- The Washington Times - Thursday, November 19, 2009

PHOENIX

The first thing everyone notices about Stephen Strasburg is the fastball. Really, it’s not even fair to call it a simple fastball, as though it were some 92 mph four-seamer coming out of the hand of Joe Blanton or Jeff Suppan. No, this is a high-and-tight heater that regularly reaches triple digits, yet emerges from Strasburg’s right arm so effortlessly that batters don’t realize its lethality until it’s too late.

The next thing everyone notices about Strasburg is the breaking ball. It’s a slider. Or maybe a curveball. Perhaps it’s a hybrid of the two, a “slurve.” Whatever it is, it’s devastating, a power off-speed pitch that darts down and away from right-handed batters and when thrown properly is an even better pitch than his fastball.

Strasburg’s change-up isn’t half-bad either. He doesn’t use it much, but when he does, it’s a quality major league pitch that might be thrown harder than some guys’ fastball. Yet it’s a good 10 mph slower than his heater.

Needless to say, the top prospect in the Washington Nationals’ farm system - and perhaps in all of baseball - has the stuff to be a dominant big leaguer.

But there’s another aspect of Strasburg’s game, something that becomes evident about the 21-year-old once the wow factor of his repertoire wears off. The kid knows how to pitch. And what he doesn’t know yet, he wants to learn.

It’s one thing to have the golden arm. It’s another to understand how to use it. And as those who have been watching Strasburg for the past month in the Arizona Fall League have come to realize, his brain might be an even stronger weapon than his arm.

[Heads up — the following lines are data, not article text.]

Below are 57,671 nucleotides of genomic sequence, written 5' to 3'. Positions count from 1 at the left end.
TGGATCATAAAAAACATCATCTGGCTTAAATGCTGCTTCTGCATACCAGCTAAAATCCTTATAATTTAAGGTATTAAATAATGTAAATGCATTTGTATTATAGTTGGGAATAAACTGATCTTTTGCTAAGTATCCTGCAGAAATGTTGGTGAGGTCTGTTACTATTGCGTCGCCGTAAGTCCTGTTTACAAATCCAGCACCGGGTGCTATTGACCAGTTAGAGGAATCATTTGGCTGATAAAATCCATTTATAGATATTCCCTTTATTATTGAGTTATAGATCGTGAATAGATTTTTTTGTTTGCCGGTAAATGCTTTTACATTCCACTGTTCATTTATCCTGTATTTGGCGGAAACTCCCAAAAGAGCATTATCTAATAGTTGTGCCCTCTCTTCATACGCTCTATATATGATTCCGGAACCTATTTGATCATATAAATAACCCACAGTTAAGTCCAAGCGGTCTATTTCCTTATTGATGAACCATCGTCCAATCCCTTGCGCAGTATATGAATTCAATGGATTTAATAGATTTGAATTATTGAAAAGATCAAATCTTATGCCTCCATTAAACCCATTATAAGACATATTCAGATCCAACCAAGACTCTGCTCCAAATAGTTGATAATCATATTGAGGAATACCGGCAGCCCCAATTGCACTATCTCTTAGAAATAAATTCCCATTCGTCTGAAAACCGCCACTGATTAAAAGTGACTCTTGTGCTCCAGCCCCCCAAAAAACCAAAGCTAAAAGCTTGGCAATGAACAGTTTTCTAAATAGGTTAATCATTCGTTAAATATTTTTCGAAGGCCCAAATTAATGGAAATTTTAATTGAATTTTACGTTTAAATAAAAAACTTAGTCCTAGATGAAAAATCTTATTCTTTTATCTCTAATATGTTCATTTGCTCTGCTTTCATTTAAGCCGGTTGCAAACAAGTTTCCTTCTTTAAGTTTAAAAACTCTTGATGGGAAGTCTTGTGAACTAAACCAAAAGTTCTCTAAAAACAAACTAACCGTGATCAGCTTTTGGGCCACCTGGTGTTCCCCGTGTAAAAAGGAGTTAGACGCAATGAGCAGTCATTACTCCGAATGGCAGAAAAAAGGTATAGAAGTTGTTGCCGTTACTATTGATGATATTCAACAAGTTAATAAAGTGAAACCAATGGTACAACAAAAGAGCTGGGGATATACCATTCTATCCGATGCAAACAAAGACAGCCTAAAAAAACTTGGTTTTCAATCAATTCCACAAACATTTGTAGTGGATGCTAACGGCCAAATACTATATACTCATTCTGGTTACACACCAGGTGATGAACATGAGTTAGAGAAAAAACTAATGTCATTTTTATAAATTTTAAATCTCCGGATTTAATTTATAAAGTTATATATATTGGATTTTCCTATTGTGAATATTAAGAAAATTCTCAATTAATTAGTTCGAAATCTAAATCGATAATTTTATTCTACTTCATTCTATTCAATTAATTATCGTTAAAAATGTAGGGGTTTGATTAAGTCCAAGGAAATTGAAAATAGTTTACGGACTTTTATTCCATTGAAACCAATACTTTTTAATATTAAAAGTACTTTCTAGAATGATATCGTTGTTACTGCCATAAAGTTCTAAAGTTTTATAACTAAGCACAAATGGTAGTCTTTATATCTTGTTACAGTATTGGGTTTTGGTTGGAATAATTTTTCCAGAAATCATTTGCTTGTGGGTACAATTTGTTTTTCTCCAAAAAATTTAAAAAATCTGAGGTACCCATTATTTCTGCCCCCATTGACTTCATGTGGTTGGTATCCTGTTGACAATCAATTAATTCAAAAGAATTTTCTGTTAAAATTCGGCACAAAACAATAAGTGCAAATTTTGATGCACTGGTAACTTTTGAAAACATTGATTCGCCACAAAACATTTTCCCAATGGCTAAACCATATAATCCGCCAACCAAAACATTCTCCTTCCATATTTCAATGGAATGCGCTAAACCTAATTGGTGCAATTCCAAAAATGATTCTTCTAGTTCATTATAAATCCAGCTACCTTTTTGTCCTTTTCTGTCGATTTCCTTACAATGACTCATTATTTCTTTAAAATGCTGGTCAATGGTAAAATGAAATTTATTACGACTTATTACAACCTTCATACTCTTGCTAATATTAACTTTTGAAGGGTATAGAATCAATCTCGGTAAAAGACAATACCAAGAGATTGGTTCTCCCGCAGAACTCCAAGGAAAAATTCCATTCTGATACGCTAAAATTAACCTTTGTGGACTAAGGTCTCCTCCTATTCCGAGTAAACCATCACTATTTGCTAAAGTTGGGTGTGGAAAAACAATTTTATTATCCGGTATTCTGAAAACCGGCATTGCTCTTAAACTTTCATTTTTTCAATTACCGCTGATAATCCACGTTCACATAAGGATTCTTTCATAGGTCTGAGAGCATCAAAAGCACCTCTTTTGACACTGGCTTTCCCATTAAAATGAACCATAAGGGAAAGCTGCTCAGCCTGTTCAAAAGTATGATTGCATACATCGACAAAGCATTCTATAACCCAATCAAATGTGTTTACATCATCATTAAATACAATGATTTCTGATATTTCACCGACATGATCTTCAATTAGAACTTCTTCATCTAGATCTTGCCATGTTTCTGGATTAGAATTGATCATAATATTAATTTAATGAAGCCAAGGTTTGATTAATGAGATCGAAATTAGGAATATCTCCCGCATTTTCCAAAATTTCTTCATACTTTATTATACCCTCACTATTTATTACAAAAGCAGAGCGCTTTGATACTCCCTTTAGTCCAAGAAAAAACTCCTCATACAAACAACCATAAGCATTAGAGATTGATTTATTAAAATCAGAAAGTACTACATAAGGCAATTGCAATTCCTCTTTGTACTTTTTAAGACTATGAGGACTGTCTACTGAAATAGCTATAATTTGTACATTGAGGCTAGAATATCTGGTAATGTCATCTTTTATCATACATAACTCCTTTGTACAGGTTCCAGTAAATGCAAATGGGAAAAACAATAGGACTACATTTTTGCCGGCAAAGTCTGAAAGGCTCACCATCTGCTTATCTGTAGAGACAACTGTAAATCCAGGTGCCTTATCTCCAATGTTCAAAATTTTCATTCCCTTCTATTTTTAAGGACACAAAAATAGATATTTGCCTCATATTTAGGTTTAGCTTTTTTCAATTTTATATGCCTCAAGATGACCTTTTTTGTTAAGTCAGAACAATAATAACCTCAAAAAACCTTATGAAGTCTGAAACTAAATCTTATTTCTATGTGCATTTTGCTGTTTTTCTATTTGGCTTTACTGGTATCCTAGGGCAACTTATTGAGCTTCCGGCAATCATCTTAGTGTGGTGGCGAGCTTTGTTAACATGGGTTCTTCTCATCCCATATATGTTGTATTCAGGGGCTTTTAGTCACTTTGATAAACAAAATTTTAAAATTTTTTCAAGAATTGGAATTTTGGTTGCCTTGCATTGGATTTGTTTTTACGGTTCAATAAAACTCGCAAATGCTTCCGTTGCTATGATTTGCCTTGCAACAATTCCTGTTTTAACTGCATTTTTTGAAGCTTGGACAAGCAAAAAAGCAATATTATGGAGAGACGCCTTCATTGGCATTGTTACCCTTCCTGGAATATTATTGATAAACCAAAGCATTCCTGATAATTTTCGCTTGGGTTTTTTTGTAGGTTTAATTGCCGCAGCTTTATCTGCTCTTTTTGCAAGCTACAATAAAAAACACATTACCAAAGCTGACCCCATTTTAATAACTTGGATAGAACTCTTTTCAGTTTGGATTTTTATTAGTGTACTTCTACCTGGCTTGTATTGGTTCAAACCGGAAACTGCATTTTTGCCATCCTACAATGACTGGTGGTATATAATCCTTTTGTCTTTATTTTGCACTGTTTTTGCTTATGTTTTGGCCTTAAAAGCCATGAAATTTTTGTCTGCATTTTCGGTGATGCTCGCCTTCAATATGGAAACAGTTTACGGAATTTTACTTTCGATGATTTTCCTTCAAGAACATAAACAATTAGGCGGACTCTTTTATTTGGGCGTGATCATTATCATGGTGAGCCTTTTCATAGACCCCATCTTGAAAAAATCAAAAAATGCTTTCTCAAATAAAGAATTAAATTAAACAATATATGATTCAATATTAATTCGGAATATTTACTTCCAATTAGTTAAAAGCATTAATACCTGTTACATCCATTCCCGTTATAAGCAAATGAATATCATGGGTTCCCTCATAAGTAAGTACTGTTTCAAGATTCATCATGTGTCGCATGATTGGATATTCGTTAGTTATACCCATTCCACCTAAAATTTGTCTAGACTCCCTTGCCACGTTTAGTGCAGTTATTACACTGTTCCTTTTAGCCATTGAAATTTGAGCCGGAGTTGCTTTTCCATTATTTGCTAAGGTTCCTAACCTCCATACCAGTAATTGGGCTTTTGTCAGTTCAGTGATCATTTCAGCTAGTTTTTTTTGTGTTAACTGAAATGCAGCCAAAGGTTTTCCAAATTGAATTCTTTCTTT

“He’s just got a tremendous awareness of how to make adjustments,” said Gary Cathcart, manager of the Phoenix Desert Dogs and the New Hampshire Fisher Cats, the Toronto Blue Jays’ Class AA club. “He’s a real student. He pays attention. I’m as impressed with all the other stuff, if not more so, than the physical ability.”

Strasburg’s performance in the AFL suggests he already has the mental side of pitching down, even though he still hasn’t appeared in a regular-season minor league game. In five starts with the Desert Dogs, he’s 4-1 with a 4.26 ERA. Throw out his one subpar outing - more on that in a moment - and he’s been downright unstoppable, going 4-0 with a 1.10 ERA and allowing only 14 men to reach base in 16 1/3 innings.

Strasburg, the No. 1 pick in this summer’s draft, is doing this not against fellow first-time pros but rather against the top upper-level prospects in baseball. AFL rosters are loaded with premier Class AA and Class AAA talent, guys on the verge of the big leagues.

Which is why he understands his mental approach to pitching at this level is just as important as his physical gifts.

“That’s the thing,” Strasburg said. “All these guys have seen ‘plus’ fastballs. They’ve seen plus breaking balls. They’ve seen good change-ups. Here, you have to go out there and actually pitch. Because if you’re just out there throwing fastballs 95-plus right down the middle, sooner or later they’re going to hit it a long way.”

They did hit it a long way Oct. 22, Strasburg’s lone rough outing of the AFL season and really his lone substandard appearance in years. Facing the Peoria Javelinas, he was tagged for eight runs (seven earned) and seven hits in 2 2/3 innings. Three Javelinas players hit home runs, the only homers he has allowed in a league known for inflated offense.

The Strasburg detractors, those who want to see the richest and most hyped draft pick in baseball history fail, got their wish. And fans at the Peoria Sports Complex let the right-hander hear it with catcalls and snide remarks.

But as the rest of that loss played out, and after it was over, Strasburg displayed uncommon poise and maturity.

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